Regular Use of Medication for Musculoskeletal Pain and Risk of Long-term Sickness Absence
Written by Editor   
Friday, December 09, 2016 12:00 AM

News Bite: This study found that the use of pain medication, not necessarily the intensity of the pain, was associated with long-term sickness absence.


The aim of this study was to determine the prospective association between use of pain medication – due to musculoskeletal pain in the low back, neck/shoulder and hand/wrist – and long-term sickness absence (LTSA).

In 2010, the proportion of regular pain medication users due to musculoskeletal disorders was 20.8%: 13.4% as over-the-counter (i.e. non-prescription) and 7.4% as doctor prescribed. In the fully adjusted model, regular use of over-the-counter and doctor prescribed pain medication were prospectively associated with LTSA.

Regular use of pain medication due to musculoskeletal pain is prospectively associated with long-term sickness absence even when adjusted for pain intensity.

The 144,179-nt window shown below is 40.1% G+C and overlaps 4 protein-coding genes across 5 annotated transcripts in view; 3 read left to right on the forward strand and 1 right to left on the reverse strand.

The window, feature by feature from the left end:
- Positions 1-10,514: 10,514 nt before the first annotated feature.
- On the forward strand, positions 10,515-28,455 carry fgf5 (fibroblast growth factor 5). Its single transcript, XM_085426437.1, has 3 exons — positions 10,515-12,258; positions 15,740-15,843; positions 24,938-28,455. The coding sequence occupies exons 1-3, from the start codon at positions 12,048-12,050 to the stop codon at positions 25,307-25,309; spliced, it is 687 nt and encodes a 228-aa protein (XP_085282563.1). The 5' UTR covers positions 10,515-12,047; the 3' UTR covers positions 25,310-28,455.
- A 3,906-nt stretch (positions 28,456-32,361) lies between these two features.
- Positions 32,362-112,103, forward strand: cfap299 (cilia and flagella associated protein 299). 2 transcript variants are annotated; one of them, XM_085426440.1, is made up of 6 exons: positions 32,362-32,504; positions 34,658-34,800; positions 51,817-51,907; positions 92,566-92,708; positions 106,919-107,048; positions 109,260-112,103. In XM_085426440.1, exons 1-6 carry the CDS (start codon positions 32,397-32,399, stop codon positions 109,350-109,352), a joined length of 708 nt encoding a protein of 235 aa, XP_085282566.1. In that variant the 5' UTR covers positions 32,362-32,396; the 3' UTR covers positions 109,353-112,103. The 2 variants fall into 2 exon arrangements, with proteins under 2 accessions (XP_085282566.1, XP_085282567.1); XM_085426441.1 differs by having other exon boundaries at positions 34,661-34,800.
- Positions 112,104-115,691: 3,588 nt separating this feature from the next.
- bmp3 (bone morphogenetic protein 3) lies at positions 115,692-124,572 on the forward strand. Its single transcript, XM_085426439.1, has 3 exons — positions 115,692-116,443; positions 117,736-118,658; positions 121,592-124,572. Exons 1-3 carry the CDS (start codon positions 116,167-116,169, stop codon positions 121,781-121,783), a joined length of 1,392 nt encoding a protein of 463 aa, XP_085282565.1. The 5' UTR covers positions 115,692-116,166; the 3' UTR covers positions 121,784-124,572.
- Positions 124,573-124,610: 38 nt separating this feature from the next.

This study suggests that use of pain medication can be an important factor to be aware of in the prevention of sickness absence. Thus, regular use of pain medication – and not solely the intensity of pain – can be an early indicator that musculoskeletal pain can lead to serious consequences such as long-term sickness absence. Use of medication due to musculoskeletal pain is prospectively associated with long-term sickness absence, even when adjusted for pain intensity. Use of pain medication can be a red flag to be aware of in the prevention of sickness absence.


Source:  http://chiro.org/wordpress/2016/11/regular-use-of-medication-for-musculoskeletal-pain-and-risk-of-long-term-sickness-absence-a-prospective-cohort-study-among-the-general-working-population/